NIST SP 800-39 and 800-37Table of ContentsNIST SP 800-39 . 2NIST SP 800-39: Tiers of Risk Management . 3NIST SP 800-39 : Process Applied . 4NIST SP 800-39 : Risk Framing. 5NIST SP 800-39 : Risk Monitoring. 7NIST SP 800-39 : Risk Response . 9NIST SP 800-37 . 10Risk Management Framework . 13Notices . 16Page 1 of 16

NIST SP 800-39NIST SP 800-39Managing Risk from Information Systems Provides guidelines for managing risk to organizational operationsand assets Provides a structured yet flexible approach for managing risk A flagship document in the series of FISMA-related publications22**022 So all of that came out of800-30. It's quite a bit. There's 80039, which actually will go throughanother part of risk management.Some guidelines here. It really is astructured approach. They call itflexible, so you can apply it indifferent areas or different aspects ofyour business. If you are subject toFISMA compliance, you want to getfriendly with 800-39. Thirty-nine willhelp you kind of figure out what youneed to be FISMA-compliant, howyou report it, what you do with it,and that sort of thing, along with acouple documents out there. But 39will lay that out for you.Page 2 of 16

NIST SP 800-39: Tiers of Risk ManagementNIST SP 800-39: Tiers of Risk ManagementRisk management can be viewed as a holistic activity thatis fully integrated into every aspect of the organization. The organization level The mission and business process level The information system level Multi-tier Organization-Wide Risk Management Implemented by the Risk Executive Function Tightly coupled to Enterprise Architecture andInformation Security Architecture System Development Lifecycle Focus Disciplined and Structured Process Flexible and Agile ImplementationTier 1 – Organization(Governance)StrategicRiskTier 2 – Mission(Business Process)Tier 3 – InformationSystem (Environmentof Operations)TacticalRiskRef: NIST SP 800-39, Managing Information Security Risk23**023 You probably recall that thereare three tiers of risk management.Where did this come from? Well, itcame from 800-39. And again,you've got strategic risk, businessrisk, and system, or particularapplication risk. And just keep inmind that with each of these riskmanagement functions, it might bedifferent people looking at theseparticular functions.Page 3 of 16

NIST SP 800-39 : Process AppliedNIST SP 800-39: Process AppliedRef: NIST SP 800-39, Managing Information Security Risk24**024 Thirty-nine shows a genericprocess, and this is a nice littlebubble diagram for you. So if youlook in the center here, you see eachof these triangles is a different tier.So you've got organizational orstrategic risk at tier one, you've gotmission or business process at tiertwo, and then actual systems at tierthree. What do all of these arrows inthese bubbles mean? It means thatthey all communicate with eachother. So by assessing risk, you'reable to respond by putting inadditional controls. If you canmonitor risk and understand what'sgoing on, maybe you can have abetter, or more informed, riskPage 4 of 16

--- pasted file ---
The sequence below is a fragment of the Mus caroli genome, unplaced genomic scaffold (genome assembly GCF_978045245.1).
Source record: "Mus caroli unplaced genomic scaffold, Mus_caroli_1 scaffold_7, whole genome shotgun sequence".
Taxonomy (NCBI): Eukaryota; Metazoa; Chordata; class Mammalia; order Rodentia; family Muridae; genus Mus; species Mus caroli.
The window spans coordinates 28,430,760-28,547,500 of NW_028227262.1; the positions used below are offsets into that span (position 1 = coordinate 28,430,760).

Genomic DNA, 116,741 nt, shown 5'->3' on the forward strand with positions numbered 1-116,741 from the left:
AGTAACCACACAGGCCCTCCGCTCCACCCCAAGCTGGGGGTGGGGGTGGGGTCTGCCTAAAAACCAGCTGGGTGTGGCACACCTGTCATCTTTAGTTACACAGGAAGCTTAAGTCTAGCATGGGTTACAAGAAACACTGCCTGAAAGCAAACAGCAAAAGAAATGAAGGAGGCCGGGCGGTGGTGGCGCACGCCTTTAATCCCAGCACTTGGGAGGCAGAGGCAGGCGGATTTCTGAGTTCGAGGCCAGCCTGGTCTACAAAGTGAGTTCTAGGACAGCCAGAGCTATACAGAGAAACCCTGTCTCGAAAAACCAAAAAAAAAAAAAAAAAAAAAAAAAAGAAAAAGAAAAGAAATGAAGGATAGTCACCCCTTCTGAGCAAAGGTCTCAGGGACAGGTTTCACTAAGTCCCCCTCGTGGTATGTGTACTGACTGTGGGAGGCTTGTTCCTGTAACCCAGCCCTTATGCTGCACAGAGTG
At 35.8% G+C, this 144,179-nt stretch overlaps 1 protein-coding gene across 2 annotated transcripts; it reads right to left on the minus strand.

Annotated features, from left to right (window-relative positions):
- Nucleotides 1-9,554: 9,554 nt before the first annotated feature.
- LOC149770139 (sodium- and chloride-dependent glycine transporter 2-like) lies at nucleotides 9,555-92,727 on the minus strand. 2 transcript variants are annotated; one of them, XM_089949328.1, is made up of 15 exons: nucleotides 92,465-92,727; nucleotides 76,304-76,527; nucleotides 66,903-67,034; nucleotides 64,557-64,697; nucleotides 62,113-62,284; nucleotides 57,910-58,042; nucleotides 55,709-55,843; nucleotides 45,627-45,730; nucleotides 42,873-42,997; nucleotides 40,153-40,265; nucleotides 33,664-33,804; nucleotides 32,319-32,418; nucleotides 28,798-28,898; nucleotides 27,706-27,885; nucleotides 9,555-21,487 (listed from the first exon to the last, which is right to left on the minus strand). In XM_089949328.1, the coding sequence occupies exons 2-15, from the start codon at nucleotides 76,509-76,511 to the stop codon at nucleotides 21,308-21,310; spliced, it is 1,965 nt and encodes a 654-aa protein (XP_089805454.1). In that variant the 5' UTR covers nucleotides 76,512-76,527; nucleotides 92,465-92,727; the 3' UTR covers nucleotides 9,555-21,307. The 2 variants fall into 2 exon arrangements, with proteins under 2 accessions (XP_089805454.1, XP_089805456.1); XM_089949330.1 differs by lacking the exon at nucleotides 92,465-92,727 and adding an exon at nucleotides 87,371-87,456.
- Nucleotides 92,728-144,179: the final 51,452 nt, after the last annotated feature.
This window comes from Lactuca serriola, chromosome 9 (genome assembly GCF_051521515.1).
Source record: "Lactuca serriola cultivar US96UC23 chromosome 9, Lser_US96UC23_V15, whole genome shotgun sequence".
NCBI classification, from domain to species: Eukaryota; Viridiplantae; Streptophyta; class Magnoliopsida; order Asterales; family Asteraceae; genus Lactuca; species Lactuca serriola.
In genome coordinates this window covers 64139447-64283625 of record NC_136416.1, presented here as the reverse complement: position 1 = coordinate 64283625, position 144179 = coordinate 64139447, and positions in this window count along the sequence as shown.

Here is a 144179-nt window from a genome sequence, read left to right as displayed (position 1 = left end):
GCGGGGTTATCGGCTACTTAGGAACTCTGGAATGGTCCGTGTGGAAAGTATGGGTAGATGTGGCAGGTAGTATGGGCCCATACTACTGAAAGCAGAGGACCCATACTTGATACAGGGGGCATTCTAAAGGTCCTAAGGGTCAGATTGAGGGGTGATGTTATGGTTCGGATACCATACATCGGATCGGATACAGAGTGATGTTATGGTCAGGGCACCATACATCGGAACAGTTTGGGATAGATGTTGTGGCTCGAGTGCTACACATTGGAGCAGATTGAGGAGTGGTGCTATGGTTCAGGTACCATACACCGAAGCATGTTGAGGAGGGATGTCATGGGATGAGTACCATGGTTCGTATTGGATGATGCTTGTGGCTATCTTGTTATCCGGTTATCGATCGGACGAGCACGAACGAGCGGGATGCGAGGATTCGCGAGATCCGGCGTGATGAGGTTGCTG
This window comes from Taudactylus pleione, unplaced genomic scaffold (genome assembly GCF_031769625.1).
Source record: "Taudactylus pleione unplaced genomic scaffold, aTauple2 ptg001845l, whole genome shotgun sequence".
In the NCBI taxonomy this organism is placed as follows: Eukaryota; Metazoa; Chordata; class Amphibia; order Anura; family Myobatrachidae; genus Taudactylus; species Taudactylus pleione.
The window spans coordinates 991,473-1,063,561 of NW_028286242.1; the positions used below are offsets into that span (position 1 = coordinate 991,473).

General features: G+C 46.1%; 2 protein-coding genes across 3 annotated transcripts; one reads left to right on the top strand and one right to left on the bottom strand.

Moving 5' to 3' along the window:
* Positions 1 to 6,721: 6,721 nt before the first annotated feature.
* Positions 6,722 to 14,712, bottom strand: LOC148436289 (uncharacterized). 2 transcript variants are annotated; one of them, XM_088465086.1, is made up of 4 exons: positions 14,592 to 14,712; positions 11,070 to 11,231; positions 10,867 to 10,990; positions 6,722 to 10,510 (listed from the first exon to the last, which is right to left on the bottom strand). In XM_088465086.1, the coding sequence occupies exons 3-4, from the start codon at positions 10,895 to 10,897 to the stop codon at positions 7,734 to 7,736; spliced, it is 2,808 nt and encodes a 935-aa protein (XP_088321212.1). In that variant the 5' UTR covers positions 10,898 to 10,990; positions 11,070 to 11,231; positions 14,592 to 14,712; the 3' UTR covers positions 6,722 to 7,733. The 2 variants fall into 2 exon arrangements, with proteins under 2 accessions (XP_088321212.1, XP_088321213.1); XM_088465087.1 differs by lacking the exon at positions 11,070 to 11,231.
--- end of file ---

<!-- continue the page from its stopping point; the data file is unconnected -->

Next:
assessment. If you're monitoringyour controls or your risk, maybeyou're better able to respond becauseyou can detect when things gowrong.NIST SP 800-39 : Risk FramingNIST SP 800-39: Risk FramingEstablishes the context and provides a common perspectiveon how organizations manage riskRisk framing produces a risk management strategy thataddresses how organizations intend to Assess risk Respond to risk, and Monitor risk.The risk management strategy makes explicit the specificassumptions, constraints, risk tolerances, and priorities/tradeoffs used within organizations for making investment andoperational decisions.Ref: NIST SP 800-39, Managing Information Security Risk25**025 So, risk framing, that bubblein the center of the diagram on theprevious slide-- this is framing risk.How does it impact yourorganization? How do you deal withit? What do you do? So the idea isyou're looking at a context for therisk management process andestablishing some type of commonperspective on how to manage that.Again, across the organization,Page 5 of 16

looking at the different tiers-strategic, the operational piece withthe business functions, and theindividual systems.So what should come out of thisframing discussion is: What do wedo to assess risk, respond to risk, andmonitor risk? Now, if you rememberfrom the bubble chart on theprevious slide, that's each of thosebubbles that are on the corners.Right? So you're looking at: How doI assess the risk? How do I respondto it? And what do I do about it?And this, the strategy that you comeup with, should address all of thesethings that are here. So,assumptions, constraints, risktolerance, and priorities when you'regoing through and doing your riskmanagement.Page 6 of 16

NIST SP 800-39 : Risk MonitoringNIST SP 800-39: Risk MonitoringProvides organizations with the means to Verify compliance Determine the ongoing effectiveness of risk response measures Identify risk-impacting changes to organizational informationsystems and environments of operationAnalyzing monitoring results provides organizations thecapability to Maintain awareness of the risk being incurred Highlight the need to revisit other steps in the risk managementprocess Initiate process improvement activities as neededRef: NIST SP 800-39, Managing Information Security Risk26**026 Risk monitoring. So this wasone of the side bubbles there. Whyyou do this is because it gives youthe ability to say, "I'm compliant withwhatever regulations I might besubject to." I can determine theeffectiveness of the risk response orthe controls that we've got in place,and I can look at risk-impactingchanges. So, as things change withinour business, the ecosystem that welive in changes-- I get new systems, Iget new people-- what are the newrisks associated with that? All of thathappens here in this section, the riskmonitoring section. And what you'retrying to do is maintain awareness ofthe risk you've got. You want to bePage 7 of 16

able to go back through other stepsin the risk management process andsay, "You know what? We need torelook at our controls. We need toredo our vulnerability assessment,because that seems to be out ofdate."And initiate process improvementactivities-- the idea that you're goingto do some type of gap analysis hereand see: "We have problems. Howdo we improve that? How do we fixthat?" All of that happens here in therisk monitoring.Page 8 of 16